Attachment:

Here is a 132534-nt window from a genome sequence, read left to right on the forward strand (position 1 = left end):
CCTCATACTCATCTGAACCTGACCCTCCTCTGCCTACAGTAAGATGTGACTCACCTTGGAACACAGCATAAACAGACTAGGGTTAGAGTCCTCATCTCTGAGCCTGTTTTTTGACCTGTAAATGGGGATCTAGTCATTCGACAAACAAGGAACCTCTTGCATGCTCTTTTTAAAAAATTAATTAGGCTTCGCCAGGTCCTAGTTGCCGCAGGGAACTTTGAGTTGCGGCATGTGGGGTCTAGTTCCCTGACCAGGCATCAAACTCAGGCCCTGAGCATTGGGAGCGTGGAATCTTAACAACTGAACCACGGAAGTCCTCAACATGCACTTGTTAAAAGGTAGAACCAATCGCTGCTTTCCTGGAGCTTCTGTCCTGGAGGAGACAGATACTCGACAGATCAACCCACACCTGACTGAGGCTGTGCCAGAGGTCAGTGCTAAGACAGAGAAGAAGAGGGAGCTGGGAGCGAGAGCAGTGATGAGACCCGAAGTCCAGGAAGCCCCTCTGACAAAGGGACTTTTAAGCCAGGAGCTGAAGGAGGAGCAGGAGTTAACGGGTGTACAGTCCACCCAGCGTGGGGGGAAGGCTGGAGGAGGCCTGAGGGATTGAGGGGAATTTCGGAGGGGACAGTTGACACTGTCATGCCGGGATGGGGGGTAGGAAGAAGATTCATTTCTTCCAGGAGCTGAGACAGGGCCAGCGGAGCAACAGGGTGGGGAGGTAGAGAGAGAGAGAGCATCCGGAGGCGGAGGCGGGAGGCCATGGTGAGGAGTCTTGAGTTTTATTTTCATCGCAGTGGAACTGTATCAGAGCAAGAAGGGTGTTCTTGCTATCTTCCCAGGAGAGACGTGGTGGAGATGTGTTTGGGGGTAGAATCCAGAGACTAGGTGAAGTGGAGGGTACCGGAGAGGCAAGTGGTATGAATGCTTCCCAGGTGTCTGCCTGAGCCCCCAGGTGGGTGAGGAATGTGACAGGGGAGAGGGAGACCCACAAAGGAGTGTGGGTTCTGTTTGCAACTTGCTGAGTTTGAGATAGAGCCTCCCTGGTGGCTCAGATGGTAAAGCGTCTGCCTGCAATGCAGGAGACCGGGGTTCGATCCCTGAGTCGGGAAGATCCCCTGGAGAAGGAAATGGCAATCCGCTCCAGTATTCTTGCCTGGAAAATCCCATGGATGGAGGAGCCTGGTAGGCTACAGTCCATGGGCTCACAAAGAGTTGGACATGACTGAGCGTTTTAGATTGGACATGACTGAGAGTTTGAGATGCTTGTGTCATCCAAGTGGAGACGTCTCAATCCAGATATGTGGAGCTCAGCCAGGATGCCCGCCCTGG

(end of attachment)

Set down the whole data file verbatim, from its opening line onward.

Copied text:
Here is a 132534-nt window from a genome sequence, read left to right on the forward strand (position 1 = left end):
CCTCATACTCATCTGAACCTGACCCTCCTCTGCCTACAGTAAGATGTGACTCACCTTGGAACACAGCATAAACAGACTAGGGTTAGAGTCCTCATCTCTGAGCCTGTTTTTTGACCTGTAAATGGGGATCTAGTCATTCGACAAACAAGGAACCTCTTGCATGCTCTTTTTAAAAAATTAATTAGGCTTCGCCAGGTCCTAGTTGCCGCAGGGAACTTTGAGTTGCGGCATGTGGGGTCTAGTTCCCTGACCAGGCATCAAACTCAGGCCCTGAGCATTGGGAGCGTGGAATCTTAACAACTGAACCACGGAAGTCCTCAACATGCACTTGTTAAAAGGTAGAACCAATCGCTGCTTTCCTGGAGCTTCTGTCCTGGAGGAGACAGATACTCGACAGATCAACCCACACCTGACTGAGGCTGTGCCAGAGGTCAGTGCTAAGACAGAGAAGAAGAGGGAGCTGGGAGCGAGAGCAGTGATGAGACCCGAAGTCCAGGAAGCCCCTCTGACAAAGGGACTTTTAAGCCAGGAGCTGAAGGAGGAGCAGGAGTTAACGGGTGTACAGTCCACCCAGCGTGGGGGGAAGGCTGGAGGAGGCCTGAGGGATTGAGGGGAATTTCGGAGGGGACAGTTGACACTGTCATGCCGGGATGGGGGGTAGGAAGAAGATTCATTTCTTCCAGGAGCTGAGACAGGGCCAGCGGAGCAACAGGGTGGGGAGGTAGAGAGAGAGAGAGCATCCGGAGGCGGAGGCGGGAGGCCATGGTGAGGAGTCTTGAGTTTTATTTTCATCGCAGTGGAACTGTATCAGAGCAAGAAGGGTGTTCTTGCTATCTTCCCAGGAGAGACGTGGTGGAGATGTGTTTGGGGGTAGAATCCAGAGACTAGGTGAAGTGGAGGGTACCGGAGAGGCAAGTGGTATGAATGCTTCCCAGGTGTCTGCCTGAGCCCCCAGGTGGGTGAGGAATGTGACAGGGGAGAGGGAGACCCACAAAGGAGTGTGGGTTCTGTTTGCAACTTGCTGAGTTTGAGATAGAGCCTCCCTGGTGGCTCAGATGGTAAAGCGTCTGCCTGCAATGCAGGAGACCGGGGTTCGATCCCTGAGTCGGGAAGATCCCCTGGAGAAGGAAATGGCAATCCGCTCCAGTATTCTTGCCTGGAAAATCCCATGGATGGAGGAGCCTGGTAGGCTACAGTCCATGGGCTCACAAAGAGTTGGACATGACTGAGCGTTTTAGATTGGACATGACTGAGAGTTTGAGATGCTTGTGTCATCCAAGTGGAGACGTCTCAATCCAGATATGTGGAGCTCAGCCAGGATGCCCGCCCTGG